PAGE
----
Coronavirus and Infusion Therapy: Pediatrics

If your child’s IBD medication requires scheduled infusions, you may have questions about how to maintain safety during this uncertain time. If your child’s medication requires an infusion, please do not skip these appointments. Infusions are meant to be given on a schedule to control the progression of disease, and it’s important to maintain the schedule set by your child’s healthcare provider. 

It's important to communicate with your child’s provider to discuss their specific case and determine a plan that balances the risks and benefits of your child receiving their prescribed therapy during a community outbreak of COVID-19. As always, your child should not stop receiving infusions without you first consulting their healthcare team.  

Here are some of the IBD medications that your child may be currently receiving:

  • Infliximab (Remicade®)
  • Certolizumab (Cimzia®)
  • Vedolizumab (Entyvio®)
  • Ustekinumab (Stelara®) 
  • Infliximab-abda (Renflexis®)
  • Infliximab-dyyb (Inflectra™)

Please refer to our IBD Medications page for specific medication guidance.

In addition to IBD medications, there are other treatments requiring IV infusion which may include antibiotics to treat infections, vitamin and mineral supplementation and nutritional support therapy.

Here are some things to keep in mind:

  • Maintain constant communication with your child’s healthcare provider to discuss a plan for your child to receive his/her medication over the next few months.
  • If your child isn’t feeling well, contact your child’s healthcare provider to determine if rescheduling is a possibility.
  • If YOU, the parent or caregiver, aren’t feeling well, contact your child’s healthcare provider to discuss what your options may be. Your child’s provider may suggest rescheduling the appointment, or having another member of the family accompany them to the visit.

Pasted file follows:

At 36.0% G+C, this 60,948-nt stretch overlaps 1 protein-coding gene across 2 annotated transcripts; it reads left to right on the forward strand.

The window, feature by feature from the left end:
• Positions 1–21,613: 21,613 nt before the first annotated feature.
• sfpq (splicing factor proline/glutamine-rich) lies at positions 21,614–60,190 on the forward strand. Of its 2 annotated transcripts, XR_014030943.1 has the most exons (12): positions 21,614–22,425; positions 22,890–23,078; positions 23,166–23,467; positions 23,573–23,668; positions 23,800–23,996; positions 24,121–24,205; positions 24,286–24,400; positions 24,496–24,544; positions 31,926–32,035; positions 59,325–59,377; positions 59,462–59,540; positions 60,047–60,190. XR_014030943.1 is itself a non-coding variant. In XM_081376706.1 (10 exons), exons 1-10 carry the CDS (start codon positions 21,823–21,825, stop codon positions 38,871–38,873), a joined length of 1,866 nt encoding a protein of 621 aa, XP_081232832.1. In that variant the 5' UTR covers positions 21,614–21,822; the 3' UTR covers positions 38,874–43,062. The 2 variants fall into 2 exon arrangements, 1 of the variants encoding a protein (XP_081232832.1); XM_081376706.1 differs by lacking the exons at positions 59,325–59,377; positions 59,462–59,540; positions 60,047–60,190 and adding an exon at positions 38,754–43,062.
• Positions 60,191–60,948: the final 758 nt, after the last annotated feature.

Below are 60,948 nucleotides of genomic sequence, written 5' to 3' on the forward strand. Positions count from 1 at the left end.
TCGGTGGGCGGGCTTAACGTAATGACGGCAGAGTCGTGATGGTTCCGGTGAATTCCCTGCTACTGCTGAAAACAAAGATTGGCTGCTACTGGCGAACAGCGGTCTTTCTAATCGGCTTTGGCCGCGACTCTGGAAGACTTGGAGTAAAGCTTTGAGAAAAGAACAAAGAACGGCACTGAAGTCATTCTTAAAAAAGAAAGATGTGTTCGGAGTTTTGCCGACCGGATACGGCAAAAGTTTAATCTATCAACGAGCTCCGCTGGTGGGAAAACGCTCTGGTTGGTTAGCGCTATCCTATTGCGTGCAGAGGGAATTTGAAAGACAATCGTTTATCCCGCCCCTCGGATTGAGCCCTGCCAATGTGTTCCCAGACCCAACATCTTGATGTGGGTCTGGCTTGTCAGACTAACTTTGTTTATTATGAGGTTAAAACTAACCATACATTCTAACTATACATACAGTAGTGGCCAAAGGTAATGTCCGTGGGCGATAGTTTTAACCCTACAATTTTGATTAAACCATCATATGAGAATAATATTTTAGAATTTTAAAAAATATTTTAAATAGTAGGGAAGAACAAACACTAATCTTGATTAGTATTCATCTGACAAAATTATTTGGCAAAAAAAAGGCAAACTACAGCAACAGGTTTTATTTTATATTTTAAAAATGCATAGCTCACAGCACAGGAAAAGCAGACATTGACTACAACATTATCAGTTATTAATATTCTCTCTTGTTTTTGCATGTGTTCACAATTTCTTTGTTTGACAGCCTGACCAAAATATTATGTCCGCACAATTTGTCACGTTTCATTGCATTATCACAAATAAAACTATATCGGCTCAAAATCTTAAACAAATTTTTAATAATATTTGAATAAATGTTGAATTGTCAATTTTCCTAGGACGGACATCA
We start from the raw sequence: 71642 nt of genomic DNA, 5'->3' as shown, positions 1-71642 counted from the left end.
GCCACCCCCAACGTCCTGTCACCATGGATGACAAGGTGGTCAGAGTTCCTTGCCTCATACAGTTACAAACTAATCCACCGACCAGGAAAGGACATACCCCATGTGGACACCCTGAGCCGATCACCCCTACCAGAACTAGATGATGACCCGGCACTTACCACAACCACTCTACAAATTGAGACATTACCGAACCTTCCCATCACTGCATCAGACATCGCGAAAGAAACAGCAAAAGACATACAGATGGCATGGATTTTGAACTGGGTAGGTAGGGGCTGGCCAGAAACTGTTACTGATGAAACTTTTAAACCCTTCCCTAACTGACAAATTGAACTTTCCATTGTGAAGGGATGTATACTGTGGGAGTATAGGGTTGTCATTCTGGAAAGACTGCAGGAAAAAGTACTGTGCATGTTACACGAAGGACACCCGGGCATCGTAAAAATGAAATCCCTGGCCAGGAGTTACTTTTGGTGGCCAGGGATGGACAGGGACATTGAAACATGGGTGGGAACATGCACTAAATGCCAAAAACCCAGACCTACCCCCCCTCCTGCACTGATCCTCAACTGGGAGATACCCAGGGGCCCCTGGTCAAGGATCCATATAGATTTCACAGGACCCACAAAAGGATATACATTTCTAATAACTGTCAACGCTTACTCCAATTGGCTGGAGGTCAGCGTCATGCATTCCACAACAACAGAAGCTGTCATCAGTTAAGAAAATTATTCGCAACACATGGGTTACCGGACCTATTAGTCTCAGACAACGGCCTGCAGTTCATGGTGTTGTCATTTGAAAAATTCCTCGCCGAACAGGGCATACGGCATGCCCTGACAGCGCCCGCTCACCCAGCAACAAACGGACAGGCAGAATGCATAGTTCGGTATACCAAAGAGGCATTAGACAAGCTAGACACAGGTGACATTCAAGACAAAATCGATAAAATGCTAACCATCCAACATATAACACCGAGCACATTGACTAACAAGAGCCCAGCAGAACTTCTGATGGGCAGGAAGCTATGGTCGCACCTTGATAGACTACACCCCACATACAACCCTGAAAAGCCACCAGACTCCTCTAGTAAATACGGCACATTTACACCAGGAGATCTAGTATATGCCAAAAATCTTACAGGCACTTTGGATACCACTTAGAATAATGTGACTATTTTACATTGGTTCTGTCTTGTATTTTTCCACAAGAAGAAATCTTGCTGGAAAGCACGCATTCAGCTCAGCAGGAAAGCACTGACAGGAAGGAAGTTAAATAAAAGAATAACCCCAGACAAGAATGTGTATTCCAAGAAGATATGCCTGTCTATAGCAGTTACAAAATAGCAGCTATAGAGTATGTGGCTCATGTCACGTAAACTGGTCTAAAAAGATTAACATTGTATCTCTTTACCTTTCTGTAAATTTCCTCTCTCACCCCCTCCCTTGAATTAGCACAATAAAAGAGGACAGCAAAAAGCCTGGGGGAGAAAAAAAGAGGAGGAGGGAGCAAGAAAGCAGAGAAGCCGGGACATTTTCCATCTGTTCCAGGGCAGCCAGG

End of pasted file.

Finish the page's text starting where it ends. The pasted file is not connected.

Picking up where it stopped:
• If you are administering any part of your child’s treatment at home, make sure you and your child are comfortable with the process, and ask your child’s healthcare provider any outstanding questions you have. Telemedicine visits can be very helpful! See if you can video chat with your child’s healthcare provider to make sure you are following all the necessary steps required of the medication. 
  • Encourage open communication with your child, and discuss how his/her routine infusion may be different from previous visits due to the current situation. For more tips on how to talk to your children about Covid-19 visit:
Questions to ask your child’s healthcare provider prior to an infusion
  1. If my child or I am experiencing fever, cough, or other symptoms of illness, should we still follow the current medical treatment plan?
  2. How can my child and I best protect ourselves from COVID-19 when going to an infusion appointment or having a home infusion?
  3. How will we be protected during the infusion process, and what can we do when we leave the infusion center to maintain safety?
  4. If I need to go to an alternate infusion center, what authorizations will be needed and who can help me?
  5. Is it safe to drive/transport my child to an infusion appointment if we’ve been social distancing?
  6. Is it safer for my child to go to an infusion center or to have a home infusion?
  7. If either my child or I are positive for COVID-19, and we are isolating at home, how should we best handle upcoming infusion therapy appointments?
  8. Have any policies changed regarding social distancing and protective equipment that we should be aware of? 
  9. If my child, or someone in my family, or I come in contact with someone who tested positive for COVID-19, but has no symptoms, is it still okay to go to the infusion center/hospital?

The National Infusion Center Association offers helpful COVID-19 guidance and a resource toolkit for infusion patients. Please visit for more information on how infusion patients can stay safe and healthy.

Tips for parents and caregivers of children receiving infusions in outpatient settings
  • Call ahead! Confirm your child’s appointment to ensure that the center is staffed and ready for you.